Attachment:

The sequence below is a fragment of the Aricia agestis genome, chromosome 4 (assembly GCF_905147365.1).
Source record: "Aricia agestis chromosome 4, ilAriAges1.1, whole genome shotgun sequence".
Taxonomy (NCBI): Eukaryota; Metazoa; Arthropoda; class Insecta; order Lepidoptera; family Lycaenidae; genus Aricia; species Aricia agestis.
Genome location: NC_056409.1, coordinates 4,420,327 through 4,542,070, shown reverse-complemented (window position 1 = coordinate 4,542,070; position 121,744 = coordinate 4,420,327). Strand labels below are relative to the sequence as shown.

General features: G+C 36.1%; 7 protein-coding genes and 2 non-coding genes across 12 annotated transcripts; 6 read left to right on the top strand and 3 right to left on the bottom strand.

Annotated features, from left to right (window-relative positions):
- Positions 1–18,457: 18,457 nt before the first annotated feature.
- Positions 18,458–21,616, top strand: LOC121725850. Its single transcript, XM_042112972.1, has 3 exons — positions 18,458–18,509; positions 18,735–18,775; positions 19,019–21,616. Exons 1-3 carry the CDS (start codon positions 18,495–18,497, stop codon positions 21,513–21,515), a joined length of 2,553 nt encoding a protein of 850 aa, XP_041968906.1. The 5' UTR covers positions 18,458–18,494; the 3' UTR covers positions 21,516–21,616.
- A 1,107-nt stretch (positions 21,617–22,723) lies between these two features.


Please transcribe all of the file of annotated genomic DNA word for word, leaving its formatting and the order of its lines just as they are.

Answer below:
The sequence below is a fragment of the Aricia agestis genome, chromosome 4 (assembly GCF_905147365.1).
Source record: "Aricia agestis chromosome 4, ilAriAges1.1, whole genome shotgun sequence".
Taxonomy (NCBI): Eukaryota; Metazoa; Arthropoda; class Insecta; order Lepidoptera; family Lycaenidae; genus Aricia; species Aricia agestis.
Genome location: NC_056409.1, coordinates 4,420,327 through 4,542,070, shown reverse-complemented (window position 1 = coordinate 4,542,070; position 121,744 = coordinate 4,420,327). Strand labels below are relative to the sequence as shown.

General features: G+C 36.1%; 7 protein-coding genes and 2 non-coding genes across 12 annotated transcripts; 6 read left to right on the top strand and 3 right to left on the bottom strand.

Annotated features, from left to right (window-relative positions):
- Positions 1–18,457: 18,457 nt before the first annotated feature.
- Positions 18,458–21,616, top strand: LOC121725850. Its single transcript, XM_042112972.1, has 3 exons — positions 18,458–18,509; positions 18,735–18,775; positions 19,019–21,616. Exons 1-3 carry the CDS (start codon positions 18,495–18,497, stop codon positions 21,513–21,515), a joined length of 2,553 nt encoding a protein of 850 aa, XP_041968906.1. The 5' UTR covers positions 18,458–18,494; the 3' UTR covers positions 21,516–21,616.
- A 1,107-nt stretch (positions 21,617–22,723) lies between these two features.